Do you assume all integers are formatted with
exactly the required number of digits, or are
qids somehow special to you?

> What I would do is keep the qid version as decimal (for backward compatibility),
> but simply pad it enough (10 spaces) so it's fixed width, like the
> rest of the fields.
> This would mean you wouldn't have to read through the whole file to
> get the filename.
> 
> Either way, I do think the documentation should be clearer about this.

If I get a patch, I don't have objections to
applying it.


^ permalink raw reply	[flat|nested] 7+ messages in thread

* Re: [9front] /proc/n/fd format clarification
  2021-06-07 17:16   ` binary cat
  2021-06-07 23:37     ` ori
@ 2021-06-07 23:46     ` Anthony Martin
  2021-06-09 21:24       ` binary cat
  1 sibling, 1 reply; 7+ messages in thread
From: Anthony Martin @ 2021-06-07 23:46 UTC (permalink / raw)
  To: 9front

binary cat <dogedoge61@gmail.com> once said:
> A format that seems to have fixed width fields, but actually doesn't,
>
> [...]
>
> Either way, I do think the documentation should be clearer about this.

Fixed width fields are called out explicitly in the manuals whenever
they're used, as in draw(3),

	Each client of the device connects by opening /dev/draw/new
	and reading 12 strings, each 11 characters wide followed by
	a blank:

or acme(4),

	When read, it returns the value of the address that would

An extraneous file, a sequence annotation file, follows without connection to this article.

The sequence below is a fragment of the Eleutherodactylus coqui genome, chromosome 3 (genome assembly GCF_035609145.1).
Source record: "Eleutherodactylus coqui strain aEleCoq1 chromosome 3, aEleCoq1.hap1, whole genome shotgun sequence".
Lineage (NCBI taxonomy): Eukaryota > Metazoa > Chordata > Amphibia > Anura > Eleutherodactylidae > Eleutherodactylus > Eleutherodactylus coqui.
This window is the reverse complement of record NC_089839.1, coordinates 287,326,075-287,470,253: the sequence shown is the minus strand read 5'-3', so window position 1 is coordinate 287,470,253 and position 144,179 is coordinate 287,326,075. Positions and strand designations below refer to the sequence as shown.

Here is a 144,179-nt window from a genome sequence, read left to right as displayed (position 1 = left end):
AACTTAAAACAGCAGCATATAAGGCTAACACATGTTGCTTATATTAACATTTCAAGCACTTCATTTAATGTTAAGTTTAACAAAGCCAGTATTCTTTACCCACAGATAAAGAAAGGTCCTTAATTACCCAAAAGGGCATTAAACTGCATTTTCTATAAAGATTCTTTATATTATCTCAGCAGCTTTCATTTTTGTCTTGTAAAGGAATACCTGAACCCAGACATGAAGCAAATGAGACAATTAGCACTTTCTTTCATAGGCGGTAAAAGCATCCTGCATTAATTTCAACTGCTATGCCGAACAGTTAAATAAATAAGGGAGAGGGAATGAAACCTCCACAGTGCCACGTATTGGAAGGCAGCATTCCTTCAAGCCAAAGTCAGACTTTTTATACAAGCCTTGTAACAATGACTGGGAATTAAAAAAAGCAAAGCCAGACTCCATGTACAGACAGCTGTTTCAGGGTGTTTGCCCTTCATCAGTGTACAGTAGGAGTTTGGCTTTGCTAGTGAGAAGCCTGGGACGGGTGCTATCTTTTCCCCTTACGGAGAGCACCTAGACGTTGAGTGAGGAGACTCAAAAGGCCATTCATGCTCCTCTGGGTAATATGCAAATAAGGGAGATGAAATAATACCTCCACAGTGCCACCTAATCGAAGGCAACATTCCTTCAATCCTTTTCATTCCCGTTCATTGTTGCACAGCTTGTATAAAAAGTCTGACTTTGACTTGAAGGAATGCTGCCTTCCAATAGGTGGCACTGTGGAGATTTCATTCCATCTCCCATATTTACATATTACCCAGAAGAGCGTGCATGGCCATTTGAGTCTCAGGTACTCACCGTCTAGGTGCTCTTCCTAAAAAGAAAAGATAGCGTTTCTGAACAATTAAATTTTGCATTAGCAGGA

next be read or written through the data file, formatted as
	2 decimal numbers m and n, each formatted in 11 characters
	plus a blank.

or font(6),

	Each number is right-justified and blank padded in 11 chara-
	cters, followed by a blank.

and so on. Assuming something that isn't actually written down in
the documentation is not a good idea.

> What I would do is keep the qid version as decimal (for backward
> compatibility), but simply pad it enough (10 spaces) so it's fixed
> width, like the rest of the fields. This would mean you wouldn't have
> to read through the whole file to get the filename.

This still wouldn't work since the third field, the type, is a
single UTF-8 encoded Unicode rune which is not a fixed width.

Cheers,
  Anthony

^ permalink raw reply	[flat|nested] 7+ messages in thread

* Re: [9front] /proc/n/fd format clarification
  2021-06-07 23:46     ` Anthony Martin
@ 2021-06-09 21:24       ` binary cat
  0 siblings, 0 replies; 7+ messages in thread
From: binary cat @ 2021-06-09 21:24 UTC (permalink / raw)
  To: 9front

>Assuming something that isn't actually written down in
>the documentation is not a good idea.

The problem is that the actual format of the qid is undocumented (as
far as I can tell).
This is what I mean about the documentation being clearer.

>This still wouldn't work since the third field, the type, is a
>single UTF-8 encoded Unicode rune which is not a fixed width.

Well, it is not impossible to pad that with a non-printable ascii character,
but now you are possibly actually breaking stuff.
Seems like it would be best to add a few lines to the documentation,
and leave it at that.


– binarycat

^ permalink raw reply	[flat|nested] 7+ messages in thread

end of thread, other threads:[~2021-06-09 22:21 UTC | newest]

Thread overview: 7+ messages (download: mbox.gz / follow: Atom feed)
-- links below jump to the message on this page --
2021-06-05 13:26 [9front] /proc/n/fd format clarification binary cat
2021-06-05 21:04 ` [9front] " Anthony Martin
2021-06-05 21:58 ` [9front] " nicolagi
2021-06-07 17:16   ` binary cat
2021-06-07 23:37     ` ori
2021-06-07 23:46     ` Anthony Martin
2021-06-09 21:24       ` binary cat